Low or depleted oxygen in a water body often leads to 'dead zones '— regions where life cannot be sustained.

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At 2,116 square miles, the 2020 hypoxic zone in the Gulf of Mexico is the 3rd smallest ever measured in the 34-year record, measured from July 25 to August 1. Red area denotes 2 milligrams per liter of oxygen or lower, the level which is considered hypoxic, at the bottom of the seafloor. (Bottom panel) Long-term measured size of the hypoxic zone (green bars) measured during the ship surveys since 1985, including the target goal established by the Mississippi River/Gulf of Mexico Watershed Nutrient Task Force and the 5-year average measured size (black dashed lines). In 2020, Hurricane Hanna passed through the central and western Gulf days prior to the research cruise and mixed the water column, disrupting the hypoxic zone which forms in the coastal ocean west of the Mississippi River delta. While the size of the hypoxic zone fluctuates naturally throughout the summer, it usually forms again within days or weeks after the passage of storms. Due to the close proximity of the storm to the survey cruise, the hypoxia area was only able to partially reform before the end of the monitoring cruise, resulting in a patchy distribution across the Gulf. Graphic credit: Louisiana Universities Marine Consortium

In ocean and freshwater environments, the term "hypoxia" refers to low or depleted oxygen in a water body. Hypoxia is often associated with the overgrowth of certain species of algae, which can lead to oxygen depletion when they die, sink to the bottom, and decompose.

Hypoxia Causes 'Dead Zones'

In some cases, vast stretches of open water become hypoxic. Unable to sustain life, these areas, called dead zones, may cause die-offs of fish, shellfish, corals, and aquatic plants. Since 1985, NOAA-sponsored research has monitored the largest dead zone in the United States, which forms every spring in the northern Gulf of Mexico. In 2019, it grew to cover more than 6,900 square miles of the sea floor.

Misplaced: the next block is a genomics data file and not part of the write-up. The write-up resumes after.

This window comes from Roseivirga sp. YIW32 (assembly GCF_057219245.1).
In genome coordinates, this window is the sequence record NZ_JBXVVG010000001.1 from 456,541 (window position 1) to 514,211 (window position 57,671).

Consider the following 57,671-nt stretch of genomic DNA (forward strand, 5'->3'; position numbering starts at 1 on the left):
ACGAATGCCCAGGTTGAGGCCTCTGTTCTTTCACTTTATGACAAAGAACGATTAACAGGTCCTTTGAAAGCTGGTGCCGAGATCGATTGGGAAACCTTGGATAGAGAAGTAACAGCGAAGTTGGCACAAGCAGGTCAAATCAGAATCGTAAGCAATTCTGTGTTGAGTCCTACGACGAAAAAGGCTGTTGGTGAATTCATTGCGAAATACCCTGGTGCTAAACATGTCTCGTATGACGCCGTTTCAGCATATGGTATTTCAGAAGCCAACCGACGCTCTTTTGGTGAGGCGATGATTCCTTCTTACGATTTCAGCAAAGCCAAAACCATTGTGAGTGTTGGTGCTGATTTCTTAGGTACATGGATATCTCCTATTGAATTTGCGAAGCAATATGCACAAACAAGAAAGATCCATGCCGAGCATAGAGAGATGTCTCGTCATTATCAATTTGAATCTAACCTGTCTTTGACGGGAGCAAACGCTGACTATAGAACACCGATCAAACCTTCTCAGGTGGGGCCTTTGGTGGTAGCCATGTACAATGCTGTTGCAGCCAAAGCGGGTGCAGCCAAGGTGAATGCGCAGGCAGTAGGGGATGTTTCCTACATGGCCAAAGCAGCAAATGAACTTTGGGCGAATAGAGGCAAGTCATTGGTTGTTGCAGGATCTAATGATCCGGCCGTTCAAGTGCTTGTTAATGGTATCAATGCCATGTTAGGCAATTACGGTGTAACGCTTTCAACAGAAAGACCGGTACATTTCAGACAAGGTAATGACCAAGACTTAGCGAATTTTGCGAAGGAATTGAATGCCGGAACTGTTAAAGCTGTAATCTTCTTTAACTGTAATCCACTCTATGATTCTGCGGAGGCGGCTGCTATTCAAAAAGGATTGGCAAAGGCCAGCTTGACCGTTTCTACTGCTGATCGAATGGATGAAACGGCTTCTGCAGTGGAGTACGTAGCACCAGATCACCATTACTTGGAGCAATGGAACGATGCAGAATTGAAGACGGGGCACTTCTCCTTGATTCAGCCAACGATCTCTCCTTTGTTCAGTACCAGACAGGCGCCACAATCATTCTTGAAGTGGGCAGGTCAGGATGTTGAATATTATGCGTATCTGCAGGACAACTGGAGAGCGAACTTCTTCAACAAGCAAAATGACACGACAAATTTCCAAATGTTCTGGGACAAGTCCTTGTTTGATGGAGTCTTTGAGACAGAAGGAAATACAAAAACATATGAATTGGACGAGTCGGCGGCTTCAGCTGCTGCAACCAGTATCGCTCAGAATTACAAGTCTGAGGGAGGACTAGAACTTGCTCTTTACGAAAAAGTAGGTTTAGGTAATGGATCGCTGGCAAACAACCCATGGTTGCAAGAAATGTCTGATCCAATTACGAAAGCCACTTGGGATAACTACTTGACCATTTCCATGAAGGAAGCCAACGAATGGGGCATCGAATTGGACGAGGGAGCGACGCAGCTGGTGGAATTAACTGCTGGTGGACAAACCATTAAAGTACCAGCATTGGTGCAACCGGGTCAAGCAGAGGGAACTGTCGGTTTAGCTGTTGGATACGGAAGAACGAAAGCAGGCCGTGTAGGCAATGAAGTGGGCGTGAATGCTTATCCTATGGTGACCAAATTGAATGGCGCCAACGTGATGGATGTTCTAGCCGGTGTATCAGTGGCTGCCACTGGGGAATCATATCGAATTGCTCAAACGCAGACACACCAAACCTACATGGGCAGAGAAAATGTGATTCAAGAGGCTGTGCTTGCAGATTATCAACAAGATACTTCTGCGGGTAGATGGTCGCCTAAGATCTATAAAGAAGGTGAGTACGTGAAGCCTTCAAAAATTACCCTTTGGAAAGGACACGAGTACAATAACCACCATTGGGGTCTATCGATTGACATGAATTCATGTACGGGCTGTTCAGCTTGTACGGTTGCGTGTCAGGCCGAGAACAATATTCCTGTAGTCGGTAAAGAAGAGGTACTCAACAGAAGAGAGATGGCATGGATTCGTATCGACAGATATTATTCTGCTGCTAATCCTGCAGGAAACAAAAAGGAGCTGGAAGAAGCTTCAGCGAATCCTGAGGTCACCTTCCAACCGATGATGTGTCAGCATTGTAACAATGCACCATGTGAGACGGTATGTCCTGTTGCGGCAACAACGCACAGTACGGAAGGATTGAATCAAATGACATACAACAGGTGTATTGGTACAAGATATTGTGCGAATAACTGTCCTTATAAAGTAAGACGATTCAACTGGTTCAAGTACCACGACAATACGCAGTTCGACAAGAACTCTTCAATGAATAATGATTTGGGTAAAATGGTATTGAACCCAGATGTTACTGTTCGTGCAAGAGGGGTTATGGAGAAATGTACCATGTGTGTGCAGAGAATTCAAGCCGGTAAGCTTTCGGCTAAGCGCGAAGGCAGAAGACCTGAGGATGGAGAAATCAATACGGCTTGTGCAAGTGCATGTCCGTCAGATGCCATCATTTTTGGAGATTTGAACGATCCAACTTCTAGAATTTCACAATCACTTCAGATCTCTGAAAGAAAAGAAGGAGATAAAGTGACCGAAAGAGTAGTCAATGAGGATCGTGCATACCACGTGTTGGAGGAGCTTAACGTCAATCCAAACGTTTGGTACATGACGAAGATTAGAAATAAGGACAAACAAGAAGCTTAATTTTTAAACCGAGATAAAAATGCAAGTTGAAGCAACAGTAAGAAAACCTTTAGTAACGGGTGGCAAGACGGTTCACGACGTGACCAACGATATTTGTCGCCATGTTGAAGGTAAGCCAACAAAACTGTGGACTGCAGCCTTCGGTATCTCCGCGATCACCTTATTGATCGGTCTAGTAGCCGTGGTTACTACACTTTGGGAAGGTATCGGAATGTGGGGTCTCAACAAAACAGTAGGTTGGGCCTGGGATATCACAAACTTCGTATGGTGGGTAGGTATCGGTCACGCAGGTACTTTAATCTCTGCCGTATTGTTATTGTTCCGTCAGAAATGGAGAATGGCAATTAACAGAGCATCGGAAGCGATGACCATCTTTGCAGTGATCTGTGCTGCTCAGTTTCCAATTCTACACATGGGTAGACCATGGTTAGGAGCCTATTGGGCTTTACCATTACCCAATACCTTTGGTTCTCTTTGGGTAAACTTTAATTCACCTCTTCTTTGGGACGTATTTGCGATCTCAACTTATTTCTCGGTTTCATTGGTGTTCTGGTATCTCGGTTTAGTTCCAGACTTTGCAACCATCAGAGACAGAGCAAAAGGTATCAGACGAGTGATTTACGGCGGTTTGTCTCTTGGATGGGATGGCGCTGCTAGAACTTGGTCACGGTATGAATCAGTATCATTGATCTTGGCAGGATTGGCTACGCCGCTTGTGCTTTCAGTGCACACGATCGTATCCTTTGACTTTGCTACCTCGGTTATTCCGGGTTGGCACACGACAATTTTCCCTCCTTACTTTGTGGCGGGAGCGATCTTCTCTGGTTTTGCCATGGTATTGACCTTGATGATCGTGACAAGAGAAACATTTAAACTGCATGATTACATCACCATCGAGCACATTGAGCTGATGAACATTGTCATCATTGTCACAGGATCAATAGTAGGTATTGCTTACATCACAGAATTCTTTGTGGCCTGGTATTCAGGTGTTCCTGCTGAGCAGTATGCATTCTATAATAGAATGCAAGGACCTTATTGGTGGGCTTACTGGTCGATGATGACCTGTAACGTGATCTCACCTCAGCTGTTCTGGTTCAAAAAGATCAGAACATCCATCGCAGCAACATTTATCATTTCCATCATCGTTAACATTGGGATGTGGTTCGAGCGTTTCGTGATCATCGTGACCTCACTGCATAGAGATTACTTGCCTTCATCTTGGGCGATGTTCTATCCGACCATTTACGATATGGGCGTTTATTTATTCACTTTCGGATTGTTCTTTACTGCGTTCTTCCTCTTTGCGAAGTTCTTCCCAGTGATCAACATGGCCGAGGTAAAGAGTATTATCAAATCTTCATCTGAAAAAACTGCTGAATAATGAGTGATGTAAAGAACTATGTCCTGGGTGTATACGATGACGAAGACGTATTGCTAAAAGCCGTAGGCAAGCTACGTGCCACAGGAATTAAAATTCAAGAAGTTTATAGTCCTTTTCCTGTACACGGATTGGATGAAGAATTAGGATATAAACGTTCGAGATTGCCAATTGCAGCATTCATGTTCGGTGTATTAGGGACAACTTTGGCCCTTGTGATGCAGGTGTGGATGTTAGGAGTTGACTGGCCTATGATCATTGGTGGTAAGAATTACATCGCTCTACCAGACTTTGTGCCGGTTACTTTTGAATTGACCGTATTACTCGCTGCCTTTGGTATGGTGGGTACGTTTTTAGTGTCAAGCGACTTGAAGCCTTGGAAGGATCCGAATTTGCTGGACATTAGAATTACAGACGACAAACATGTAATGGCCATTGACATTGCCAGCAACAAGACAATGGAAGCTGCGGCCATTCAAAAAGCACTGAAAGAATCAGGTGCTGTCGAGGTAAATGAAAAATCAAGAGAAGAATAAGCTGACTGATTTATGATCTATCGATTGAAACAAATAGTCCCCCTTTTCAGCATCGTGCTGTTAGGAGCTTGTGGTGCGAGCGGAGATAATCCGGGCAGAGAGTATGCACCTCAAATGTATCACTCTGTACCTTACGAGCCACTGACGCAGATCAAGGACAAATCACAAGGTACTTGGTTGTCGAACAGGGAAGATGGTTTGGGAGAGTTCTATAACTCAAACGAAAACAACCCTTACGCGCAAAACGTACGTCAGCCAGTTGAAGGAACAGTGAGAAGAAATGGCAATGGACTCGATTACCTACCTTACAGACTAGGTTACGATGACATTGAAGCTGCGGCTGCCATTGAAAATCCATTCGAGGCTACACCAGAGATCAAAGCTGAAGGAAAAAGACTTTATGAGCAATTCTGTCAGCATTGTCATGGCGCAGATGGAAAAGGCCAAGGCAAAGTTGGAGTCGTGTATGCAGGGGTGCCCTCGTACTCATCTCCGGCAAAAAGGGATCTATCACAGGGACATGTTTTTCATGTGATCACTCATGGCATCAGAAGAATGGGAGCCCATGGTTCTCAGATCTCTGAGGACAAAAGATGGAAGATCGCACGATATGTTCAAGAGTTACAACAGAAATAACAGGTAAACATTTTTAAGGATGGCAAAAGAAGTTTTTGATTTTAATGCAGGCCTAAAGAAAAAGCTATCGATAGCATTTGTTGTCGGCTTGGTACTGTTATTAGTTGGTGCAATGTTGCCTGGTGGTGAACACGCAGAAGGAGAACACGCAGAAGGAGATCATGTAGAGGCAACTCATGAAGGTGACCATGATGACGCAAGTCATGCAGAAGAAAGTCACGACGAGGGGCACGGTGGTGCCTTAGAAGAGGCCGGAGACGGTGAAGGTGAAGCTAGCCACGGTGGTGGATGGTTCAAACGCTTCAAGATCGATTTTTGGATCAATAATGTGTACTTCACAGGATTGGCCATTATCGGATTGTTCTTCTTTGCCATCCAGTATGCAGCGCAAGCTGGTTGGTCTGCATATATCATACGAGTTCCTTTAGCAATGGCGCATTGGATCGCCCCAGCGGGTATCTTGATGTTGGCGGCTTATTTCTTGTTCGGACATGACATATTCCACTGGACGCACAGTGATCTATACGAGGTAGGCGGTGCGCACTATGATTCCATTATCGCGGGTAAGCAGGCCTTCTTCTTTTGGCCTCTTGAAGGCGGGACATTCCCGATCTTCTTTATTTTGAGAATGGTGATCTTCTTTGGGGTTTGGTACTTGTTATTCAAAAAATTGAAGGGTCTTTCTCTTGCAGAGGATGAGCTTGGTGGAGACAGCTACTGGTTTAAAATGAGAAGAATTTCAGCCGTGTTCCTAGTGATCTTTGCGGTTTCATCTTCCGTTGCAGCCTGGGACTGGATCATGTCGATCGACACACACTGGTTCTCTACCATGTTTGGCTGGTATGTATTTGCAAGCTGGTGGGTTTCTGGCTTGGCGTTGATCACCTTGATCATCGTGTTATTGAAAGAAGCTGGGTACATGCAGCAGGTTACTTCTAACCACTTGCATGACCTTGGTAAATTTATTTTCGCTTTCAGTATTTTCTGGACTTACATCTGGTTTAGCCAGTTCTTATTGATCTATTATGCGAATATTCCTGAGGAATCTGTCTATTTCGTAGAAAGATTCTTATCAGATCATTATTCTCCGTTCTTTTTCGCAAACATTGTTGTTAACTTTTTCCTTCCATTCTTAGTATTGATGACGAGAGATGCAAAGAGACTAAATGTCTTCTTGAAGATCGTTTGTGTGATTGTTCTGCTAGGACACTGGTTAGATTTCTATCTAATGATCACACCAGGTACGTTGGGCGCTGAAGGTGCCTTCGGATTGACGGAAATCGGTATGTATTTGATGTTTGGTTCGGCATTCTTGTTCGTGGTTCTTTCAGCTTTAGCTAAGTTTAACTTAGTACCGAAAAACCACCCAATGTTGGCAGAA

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How Does Hypoxia Happen?

The amount of oxygen in any water body varies naturally, both seasonally and over time. This occurs due to a balance between oxygen input from the atmosphere and certain biological and chemical processes, some of which produce oxygen while others consume it.

Stratification in the water column, which occurs when less dense freshwater from an estuary mixes with heavier seawater, is one natural cause of hypoxia. Limited vertical mixing between the water "layers" restricts the supply of oxygen from surface waters to more saline bottom waters, leading to hypoxic conditions in bottom habitats.

Hypoxia occurs most often, however, as a consequence of human-induced factors, especially nutrient pollution (also known as eutrophication). The causes of nutrient pollution, specifically of nitrogen and phosphorus nutrients, include agricultural runoff, fossil-fuel burning, and wastewater treatment effluent.